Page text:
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Code fails to run in function, works in command window, works in debug "evaluate selection"

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I had an extremely infuriating problem. My code evaluates differently in the command window than in a function.
.
It fails on peak = interp1(wvcenter, peaks, wavelength);
wvcenter is a 33x1 double, peaks is a 33x1 double, wavelength is a double
.
It fails to run inside the function only. I can run the same code in the command window. I can run it by debugging with a stop on line 5, highlight and evaluate selection. But it fails if I use continue or step through code. It turns out peaks is an existing function that I have been storing a value to, but why does it evaluate differently? What is wrong?
function transmission = lctfTransmission(wavelength, wavelengths)
load lctfData
peak = interp1(wvcenter, peaks, wavelength);
bandwidth = interp1(wvcenter, bandwidths, wavelength);
wv2 = (wv1-mean(wv1))*bandwidth/max(wv1-mean(wv1))+wavelength;
t2 = t1*peak/max(t1);
transmission = interp1(wv2, t2, wavelengths, 'linear', 0);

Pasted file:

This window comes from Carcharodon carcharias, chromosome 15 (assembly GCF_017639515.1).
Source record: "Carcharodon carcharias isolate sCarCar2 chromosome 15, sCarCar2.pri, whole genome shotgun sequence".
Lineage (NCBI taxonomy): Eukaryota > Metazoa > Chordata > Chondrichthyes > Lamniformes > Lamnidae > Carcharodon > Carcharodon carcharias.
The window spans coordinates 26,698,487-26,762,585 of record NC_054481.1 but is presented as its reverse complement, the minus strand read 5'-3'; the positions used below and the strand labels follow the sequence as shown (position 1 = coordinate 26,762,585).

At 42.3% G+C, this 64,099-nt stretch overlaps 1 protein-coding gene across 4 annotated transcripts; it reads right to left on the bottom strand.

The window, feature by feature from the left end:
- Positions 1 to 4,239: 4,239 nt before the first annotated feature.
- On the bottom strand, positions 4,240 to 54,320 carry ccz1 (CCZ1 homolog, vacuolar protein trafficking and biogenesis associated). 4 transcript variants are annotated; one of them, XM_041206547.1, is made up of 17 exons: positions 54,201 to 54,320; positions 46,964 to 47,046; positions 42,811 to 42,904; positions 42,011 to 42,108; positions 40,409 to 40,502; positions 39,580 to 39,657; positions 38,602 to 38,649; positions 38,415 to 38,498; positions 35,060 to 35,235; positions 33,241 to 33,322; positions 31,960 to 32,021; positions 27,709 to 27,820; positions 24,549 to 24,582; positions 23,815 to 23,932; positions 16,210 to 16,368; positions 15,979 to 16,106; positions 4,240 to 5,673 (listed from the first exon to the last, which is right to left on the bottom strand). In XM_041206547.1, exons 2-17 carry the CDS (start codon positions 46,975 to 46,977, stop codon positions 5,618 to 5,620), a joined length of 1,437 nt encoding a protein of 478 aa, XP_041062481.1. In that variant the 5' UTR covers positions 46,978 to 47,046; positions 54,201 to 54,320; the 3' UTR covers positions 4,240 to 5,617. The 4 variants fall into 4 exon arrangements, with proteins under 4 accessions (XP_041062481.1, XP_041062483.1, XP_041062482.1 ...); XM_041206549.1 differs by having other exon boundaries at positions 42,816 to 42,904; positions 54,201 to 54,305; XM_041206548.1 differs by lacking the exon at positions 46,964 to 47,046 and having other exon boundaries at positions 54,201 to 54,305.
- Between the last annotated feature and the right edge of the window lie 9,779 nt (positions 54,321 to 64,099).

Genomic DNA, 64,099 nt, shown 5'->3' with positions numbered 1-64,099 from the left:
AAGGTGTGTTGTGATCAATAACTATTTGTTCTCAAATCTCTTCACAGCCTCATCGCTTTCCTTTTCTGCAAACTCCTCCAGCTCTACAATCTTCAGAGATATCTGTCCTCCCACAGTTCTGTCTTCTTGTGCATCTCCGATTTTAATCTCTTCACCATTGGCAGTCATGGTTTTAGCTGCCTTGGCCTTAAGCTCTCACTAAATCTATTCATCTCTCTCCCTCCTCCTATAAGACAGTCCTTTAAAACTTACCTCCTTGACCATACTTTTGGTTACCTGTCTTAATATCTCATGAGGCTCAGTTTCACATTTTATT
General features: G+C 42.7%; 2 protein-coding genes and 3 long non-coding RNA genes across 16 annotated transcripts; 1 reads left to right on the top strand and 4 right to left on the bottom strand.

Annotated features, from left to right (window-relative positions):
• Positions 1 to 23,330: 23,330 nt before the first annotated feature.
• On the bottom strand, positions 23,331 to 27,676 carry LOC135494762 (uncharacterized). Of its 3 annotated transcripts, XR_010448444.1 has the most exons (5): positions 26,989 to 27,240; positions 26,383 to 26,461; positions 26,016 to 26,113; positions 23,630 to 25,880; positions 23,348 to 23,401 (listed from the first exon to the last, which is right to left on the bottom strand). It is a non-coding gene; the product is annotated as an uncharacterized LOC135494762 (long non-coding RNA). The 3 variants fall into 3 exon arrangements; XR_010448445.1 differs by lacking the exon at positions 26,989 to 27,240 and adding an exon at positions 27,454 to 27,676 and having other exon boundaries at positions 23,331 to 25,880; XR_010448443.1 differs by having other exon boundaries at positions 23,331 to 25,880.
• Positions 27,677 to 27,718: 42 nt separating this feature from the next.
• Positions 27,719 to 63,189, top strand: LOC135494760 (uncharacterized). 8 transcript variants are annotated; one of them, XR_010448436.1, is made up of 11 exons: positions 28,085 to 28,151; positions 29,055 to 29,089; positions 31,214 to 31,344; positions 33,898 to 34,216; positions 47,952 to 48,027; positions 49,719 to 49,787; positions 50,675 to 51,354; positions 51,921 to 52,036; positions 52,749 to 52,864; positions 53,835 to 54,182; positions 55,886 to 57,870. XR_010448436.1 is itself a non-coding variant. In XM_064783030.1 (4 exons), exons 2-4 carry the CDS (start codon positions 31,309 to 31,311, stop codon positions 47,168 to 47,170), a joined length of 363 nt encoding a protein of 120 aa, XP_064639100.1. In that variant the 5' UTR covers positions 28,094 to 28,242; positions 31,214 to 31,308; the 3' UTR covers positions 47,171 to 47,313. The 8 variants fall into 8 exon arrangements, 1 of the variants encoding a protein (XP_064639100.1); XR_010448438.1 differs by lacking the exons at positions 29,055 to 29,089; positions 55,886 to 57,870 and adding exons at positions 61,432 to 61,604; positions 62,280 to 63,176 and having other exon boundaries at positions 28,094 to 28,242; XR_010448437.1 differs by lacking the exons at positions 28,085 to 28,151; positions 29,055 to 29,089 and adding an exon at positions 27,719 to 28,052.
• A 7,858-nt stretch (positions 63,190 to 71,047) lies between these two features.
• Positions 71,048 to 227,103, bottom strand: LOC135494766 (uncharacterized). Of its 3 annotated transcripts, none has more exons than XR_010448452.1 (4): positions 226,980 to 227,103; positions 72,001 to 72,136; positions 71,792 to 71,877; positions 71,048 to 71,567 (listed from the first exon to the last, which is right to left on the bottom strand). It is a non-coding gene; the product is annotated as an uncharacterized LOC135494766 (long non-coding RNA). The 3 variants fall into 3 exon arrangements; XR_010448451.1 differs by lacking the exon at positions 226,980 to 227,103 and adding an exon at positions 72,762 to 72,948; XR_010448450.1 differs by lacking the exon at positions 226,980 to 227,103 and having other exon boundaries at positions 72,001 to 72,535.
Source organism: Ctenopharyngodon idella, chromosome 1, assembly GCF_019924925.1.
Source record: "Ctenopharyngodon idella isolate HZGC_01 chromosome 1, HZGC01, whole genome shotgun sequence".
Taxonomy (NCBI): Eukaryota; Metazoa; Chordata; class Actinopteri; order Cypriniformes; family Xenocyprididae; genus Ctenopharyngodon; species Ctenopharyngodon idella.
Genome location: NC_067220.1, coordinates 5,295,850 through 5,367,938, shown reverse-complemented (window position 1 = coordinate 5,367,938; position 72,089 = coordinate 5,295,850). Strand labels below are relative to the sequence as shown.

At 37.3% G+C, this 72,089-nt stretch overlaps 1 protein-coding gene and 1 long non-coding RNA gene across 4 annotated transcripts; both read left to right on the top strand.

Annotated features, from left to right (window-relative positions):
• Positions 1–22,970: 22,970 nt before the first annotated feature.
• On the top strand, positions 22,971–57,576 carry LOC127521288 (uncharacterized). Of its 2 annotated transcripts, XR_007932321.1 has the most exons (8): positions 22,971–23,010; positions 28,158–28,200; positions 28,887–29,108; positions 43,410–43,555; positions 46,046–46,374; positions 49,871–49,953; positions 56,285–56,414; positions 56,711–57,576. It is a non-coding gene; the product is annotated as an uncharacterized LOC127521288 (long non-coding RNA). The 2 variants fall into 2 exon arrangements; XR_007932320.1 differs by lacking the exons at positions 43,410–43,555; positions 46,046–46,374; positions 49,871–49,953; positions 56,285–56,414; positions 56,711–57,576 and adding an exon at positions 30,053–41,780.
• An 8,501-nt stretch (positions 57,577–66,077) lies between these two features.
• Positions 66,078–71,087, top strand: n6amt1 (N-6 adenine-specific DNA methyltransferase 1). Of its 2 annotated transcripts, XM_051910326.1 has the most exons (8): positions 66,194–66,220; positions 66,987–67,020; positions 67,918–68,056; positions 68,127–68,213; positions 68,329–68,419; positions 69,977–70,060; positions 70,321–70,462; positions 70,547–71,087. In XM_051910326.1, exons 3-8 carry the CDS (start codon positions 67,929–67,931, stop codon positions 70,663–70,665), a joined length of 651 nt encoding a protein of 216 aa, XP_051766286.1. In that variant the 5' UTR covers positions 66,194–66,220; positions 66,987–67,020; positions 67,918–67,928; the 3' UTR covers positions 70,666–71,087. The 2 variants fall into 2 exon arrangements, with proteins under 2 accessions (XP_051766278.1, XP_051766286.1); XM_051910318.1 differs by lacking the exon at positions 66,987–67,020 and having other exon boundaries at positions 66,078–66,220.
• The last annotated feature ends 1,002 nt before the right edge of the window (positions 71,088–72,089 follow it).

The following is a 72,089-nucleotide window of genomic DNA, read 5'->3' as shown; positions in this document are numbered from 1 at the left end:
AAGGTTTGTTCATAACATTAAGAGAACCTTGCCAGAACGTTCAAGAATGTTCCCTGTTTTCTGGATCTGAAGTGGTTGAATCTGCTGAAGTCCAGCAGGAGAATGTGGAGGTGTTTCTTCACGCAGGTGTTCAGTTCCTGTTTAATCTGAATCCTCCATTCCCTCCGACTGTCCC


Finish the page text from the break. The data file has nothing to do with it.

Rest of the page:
and the error
Error using griddedInterpolant
The grid vectors do not define a grid of points that match
the given values.
Error in interp1 (line 158)
F = griddedInterpolant(Xext,V,method);
Error in lctfTransmission (line 5)

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Accepted Answer

Steven Lord
Steven Lord on 16 Oct 2015
You're "poofing" the variable named peaks into the workspace at runtime. However, when MATLAB parsed the function it needed to know to what the identifier 'peaks' referred. It can't "peek" into the MAT-file during parsing, so it can't tell that the MAT-file contains that variable, but it CAN see what is on the MATLAB path. Since there is a function named peaks on the path, it 'decides' that the identifier refers to that function and it can't change its mind at runtime.
To resolve this, do one of a few things:
  1. Call LOAD with an output argument (which will be a struct array) and then define the variable peaks in terms of the fields of that output argument.
  2. Move your LOAD call outside your function and pass either the struct array from the call to LOAD or the variable you loaded on its own into your function as a third input argument. This has the added benefit of not performing file access each time your function is called, which may lead to significant savings (particularly if you call your function in a loop or pass it into a function like INTEGRAL that does so.)

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